First 2021 issue!
trends & updates
11recyclinginternational.com | January/February | 2021
MORE AMERICAN PET bOTTLES LOOP bACK
the uS witnessed a 7% increase in the amount of recycled polyethylene tere-
phthalate (PET) used in food and beverage bottles last year, reports the National
Association for PET Container Resources (Napcor).
Despite this, the national recycling rate of PET plastic bottles was 27.9% in 2019,
down on the 28.9% achieved the year before. For the first time, Napcor’s 2019 report
also incorporates recycling statistics from Mexico and Canada. Higher rates in these
countries boost the regional North American PET total to 35%.
‘The inclusion of a North American rate is appropriate and encouraging in light of a
suggested test and recycling rate threshold published by the Ellen MacArthur
Foundation’s New Plastics Economy,’ says Darrel Collier, Napcor executive director.
He notes as ‘significant’ that total rPET utilisation was up by 41% between 2017 and
2019 in the end markets for both food/beverage and non-food/beverage bottles. but
the growth was offset by a decline in the PET thermoform and sheet market, which
was down 16% over the same period. However, a positive development is that PET
thermoforms collected for recycling in 2019 set a new record at 65 000 tonnes.
INDIA RAMPS UP SOLAR PANEL
consultancy Sofies india has joined the
Solar Waste action plan (SWAP) pilot to
investigate the feasibility of recycling pho-
tovoltaic solar panels.
The innovative project, funded by
Netherlands-based Signify Foundation and
Doen Foundation, aims to enhance solar
panel recycling practices in India. It wants
to boost daily capacity to at least 150
tonnes of PV panel waste by May 2022.
An important SWAP milestone was setting
up a pilot plant in Gummidipoondi in Tamil
Nadu with a daily processing capacity of
2.5 tonnes. The site is operated by recy-
cling firm Poseidon Solar and became fully
operational in September.
As a next step, the facility’s semi-automat-
ed recycling line will be upgraded to maxi-
mise processing capacity. Funding will also
go towards helping India’s electronics
recyclers tap into the growing PV recycling
Solar energy counts as a major industry in
India. The nation is currently hosting 42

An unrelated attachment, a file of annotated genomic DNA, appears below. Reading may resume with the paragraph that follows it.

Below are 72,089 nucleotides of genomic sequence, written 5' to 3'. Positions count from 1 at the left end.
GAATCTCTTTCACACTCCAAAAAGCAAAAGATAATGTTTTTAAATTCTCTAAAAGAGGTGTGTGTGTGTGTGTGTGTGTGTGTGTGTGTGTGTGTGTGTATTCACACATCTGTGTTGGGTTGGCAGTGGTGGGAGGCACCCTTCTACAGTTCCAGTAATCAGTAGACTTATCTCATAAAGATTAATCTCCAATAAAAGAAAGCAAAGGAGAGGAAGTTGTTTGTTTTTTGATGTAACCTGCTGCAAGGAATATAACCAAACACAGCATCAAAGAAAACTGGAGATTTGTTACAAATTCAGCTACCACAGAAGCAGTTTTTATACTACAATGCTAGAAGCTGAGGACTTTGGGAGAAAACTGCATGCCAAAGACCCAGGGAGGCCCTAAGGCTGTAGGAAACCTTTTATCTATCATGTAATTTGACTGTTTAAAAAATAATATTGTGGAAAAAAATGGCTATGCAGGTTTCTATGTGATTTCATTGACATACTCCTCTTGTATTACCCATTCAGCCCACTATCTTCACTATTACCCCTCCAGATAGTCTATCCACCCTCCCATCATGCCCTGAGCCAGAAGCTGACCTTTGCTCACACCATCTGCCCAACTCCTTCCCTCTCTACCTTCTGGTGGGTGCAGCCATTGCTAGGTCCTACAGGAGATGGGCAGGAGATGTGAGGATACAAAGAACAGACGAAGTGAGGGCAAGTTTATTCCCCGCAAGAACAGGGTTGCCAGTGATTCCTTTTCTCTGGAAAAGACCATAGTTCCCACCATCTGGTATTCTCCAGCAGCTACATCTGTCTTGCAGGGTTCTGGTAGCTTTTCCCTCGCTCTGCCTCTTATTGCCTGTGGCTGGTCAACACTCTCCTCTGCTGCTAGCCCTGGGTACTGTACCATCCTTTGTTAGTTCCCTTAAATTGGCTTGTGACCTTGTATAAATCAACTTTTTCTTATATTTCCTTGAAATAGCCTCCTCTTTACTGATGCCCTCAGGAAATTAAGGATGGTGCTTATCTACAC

solar parks with total installed capacity
exceeding 35 700 MW last year.
South auStRalia pumpS millionS into Recycling
South australia’s recycling industry is to receive investment of AU$ 30 million (EUR 19
million) with state legislators supporting the National Partnership on Recycling
The national government’s AU$ 190 million Recycling Modernisation Fund is expected to
generate more than AU$ 600 million in infrastructure investment for the waste manage-
ment and resource recovery sector.
‘This multi-million dollar partnership between the Morrison Coalition Government and
Marshall Liberal Governments will be a significant boost for South Australian’s recycling
industry and will help support our commitment to stop Australia’s unprocessed waste
plastic, paper, glass and tyres being sent overseas for disposal,’ says Environment federal
minister Sussan Ley.
‘Expressions of interest are now being sought from industry, local government and non-
government organisations who stand ready to commit at least one-third of the project
cost,’ she says. ‘The co-funding model gives everyone skin in the recycling game and will
increase the supply of high-quality recycled materials available for business and industry.’
South Australian Minister for Environment and Water David Speirs believes the new fund-
ing will cement the region’s reputation as a national leader in waste management. He
notes that 83.8% of all waste generated is being diverted from landfill while more than 4
800 people are currently employed in South Australia’s waste and resource recovery sec-
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